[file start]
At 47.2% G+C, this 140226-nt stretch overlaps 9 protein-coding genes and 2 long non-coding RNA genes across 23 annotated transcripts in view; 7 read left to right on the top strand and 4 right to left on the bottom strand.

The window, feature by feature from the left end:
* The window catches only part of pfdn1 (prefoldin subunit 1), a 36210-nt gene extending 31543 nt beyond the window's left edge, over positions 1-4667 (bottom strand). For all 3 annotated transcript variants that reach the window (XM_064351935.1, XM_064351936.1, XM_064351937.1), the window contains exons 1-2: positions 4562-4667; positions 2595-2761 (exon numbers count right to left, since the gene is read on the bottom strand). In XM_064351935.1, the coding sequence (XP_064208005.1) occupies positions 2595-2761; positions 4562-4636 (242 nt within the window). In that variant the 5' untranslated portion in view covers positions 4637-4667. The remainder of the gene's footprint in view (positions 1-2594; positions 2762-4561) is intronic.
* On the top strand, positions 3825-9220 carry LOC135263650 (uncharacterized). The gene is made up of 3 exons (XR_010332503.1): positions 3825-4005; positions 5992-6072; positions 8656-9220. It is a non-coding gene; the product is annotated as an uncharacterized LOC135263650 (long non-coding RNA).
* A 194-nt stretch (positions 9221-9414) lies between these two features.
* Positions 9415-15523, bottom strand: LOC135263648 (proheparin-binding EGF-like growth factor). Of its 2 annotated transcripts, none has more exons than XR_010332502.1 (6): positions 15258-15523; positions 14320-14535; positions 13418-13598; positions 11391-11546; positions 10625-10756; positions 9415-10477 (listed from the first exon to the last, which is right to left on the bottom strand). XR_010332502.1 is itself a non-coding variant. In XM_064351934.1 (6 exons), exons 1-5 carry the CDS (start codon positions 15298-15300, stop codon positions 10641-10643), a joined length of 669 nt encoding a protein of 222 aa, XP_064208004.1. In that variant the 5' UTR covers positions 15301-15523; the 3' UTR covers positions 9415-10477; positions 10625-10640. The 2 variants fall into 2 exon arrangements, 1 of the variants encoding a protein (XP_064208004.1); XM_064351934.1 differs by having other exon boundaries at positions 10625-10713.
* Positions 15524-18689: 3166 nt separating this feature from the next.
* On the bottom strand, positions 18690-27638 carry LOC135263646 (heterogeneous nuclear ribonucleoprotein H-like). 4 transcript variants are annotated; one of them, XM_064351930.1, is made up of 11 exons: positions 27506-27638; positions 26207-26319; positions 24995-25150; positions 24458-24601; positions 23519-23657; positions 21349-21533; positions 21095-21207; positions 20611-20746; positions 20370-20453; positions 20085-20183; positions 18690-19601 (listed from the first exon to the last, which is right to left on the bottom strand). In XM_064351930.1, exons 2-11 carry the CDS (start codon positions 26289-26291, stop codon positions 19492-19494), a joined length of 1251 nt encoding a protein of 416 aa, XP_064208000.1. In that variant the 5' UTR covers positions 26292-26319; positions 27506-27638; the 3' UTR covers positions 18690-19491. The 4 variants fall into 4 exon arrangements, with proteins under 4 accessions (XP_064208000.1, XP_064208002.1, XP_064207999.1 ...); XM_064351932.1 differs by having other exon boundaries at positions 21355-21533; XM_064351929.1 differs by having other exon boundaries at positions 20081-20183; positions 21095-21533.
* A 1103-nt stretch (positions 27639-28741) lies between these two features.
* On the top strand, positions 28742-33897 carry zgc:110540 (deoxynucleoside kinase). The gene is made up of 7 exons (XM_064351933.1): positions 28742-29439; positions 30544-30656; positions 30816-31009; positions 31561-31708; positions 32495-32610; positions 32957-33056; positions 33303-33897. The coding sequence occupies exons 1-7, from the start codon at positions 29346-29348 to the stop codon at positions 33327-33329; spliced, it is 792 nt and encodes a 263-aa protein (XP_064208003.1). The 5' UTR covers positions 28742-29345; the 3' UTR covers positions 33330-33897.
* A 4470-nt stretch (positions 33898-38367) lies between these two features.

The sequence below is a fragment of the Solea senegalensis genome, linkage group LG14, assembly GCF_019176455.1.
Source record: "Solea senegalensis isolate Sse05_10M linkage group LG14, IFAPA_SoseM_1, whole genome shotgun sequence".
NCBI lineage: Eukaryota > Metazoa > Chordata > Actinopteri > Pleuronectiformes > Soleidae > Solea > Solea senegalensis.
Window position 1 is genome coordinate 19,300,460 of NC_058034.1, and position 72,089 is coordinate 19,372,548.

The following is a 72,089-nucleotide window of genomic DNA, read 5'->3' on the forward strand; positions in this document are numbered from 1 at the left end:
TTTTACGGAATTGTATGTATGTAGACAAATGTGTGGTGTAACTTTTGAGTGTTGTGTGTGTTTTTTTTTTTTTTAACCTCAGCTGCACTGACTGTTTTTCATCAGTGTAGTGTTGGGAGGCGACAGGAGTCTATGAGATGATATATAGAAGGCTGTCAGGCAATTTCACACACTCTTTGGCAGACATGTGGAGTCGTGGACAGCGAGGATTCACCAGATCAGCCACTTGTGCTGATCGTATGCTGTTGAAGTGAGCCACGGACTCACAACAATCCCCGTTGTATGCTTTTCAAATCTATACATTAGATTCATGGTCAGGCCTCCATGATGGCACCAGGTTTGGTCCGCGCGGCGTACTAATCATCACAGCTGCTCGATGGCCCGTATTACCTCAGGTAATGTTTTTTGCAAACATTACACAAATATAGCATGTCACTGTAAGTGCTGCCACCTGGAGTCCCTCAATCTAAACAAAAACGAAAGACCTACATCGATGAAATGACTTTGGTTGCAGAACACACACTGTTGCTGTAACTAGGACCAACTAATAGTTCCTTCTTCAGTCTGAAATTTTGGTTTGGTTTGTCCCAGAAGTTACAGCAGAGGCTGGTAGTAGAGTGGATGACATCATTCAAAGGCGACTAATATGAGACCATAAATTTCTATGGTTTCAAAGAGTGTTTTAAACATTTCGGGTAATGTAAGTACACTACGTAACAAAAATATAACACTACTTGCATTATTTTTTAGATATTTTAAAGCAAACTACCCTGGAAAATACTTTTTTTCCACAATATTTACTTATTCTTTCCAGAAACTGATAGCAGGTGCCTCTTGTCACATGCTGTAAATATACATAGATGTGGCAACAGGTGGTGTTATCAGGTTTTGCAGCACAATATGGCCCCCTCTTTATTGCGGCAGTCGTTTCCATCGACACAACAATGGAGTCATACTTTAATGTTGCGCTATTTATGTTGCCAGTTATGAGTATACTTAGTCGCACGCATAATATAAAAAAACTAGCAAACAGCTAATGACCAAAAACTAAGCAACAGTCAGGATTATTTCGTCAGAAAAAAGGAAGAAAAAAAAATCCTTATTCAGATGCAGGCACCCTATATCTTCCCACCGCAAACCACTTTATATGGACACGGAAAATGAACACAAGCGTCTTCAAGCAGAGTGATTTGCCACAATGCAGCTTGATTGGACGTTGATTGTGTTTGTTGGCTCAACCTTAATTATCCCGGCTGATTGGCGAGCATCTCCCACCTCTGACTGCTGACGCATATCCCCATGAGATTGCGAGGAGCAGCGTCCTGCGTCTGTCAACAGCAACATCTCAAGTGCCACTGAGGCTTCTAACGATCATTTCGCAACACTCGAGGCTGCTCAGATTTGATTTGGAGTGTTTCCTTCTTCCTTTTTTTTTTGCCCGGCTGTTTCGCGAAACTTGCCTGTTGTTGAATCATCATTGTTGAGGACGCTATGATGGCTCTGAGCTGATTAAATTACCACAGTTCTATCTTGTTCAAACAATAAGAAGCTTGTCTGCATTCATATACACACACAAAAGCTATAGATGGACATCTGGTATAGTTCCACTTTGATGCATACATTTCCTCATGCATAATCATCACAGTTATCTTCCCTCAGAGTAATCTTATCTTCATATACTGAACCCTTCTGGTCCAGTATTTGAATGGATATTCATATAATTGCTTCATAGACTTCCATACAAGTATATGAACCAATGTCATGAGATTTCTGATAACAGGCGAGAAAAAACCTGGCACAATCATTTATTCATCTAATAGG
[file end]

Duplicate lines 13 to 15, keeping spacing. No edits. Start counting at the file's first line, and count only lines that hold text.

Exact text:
Source record: "Solea senegalensis isolate Sse05_10M linkage group LG14, IFAPA_SoseM_1, whole genome shotgun sequence".
NCBI lineage: Eukaryota > Metazoa > Chordata > Actinopteri > Pleuronectiformes > Soleidae > Solea > Solea senegalensis.
Window position 1 is genome coordinate 19,300,460 of NC_058034.1, and position 72,089 is coordinate 19,372,548.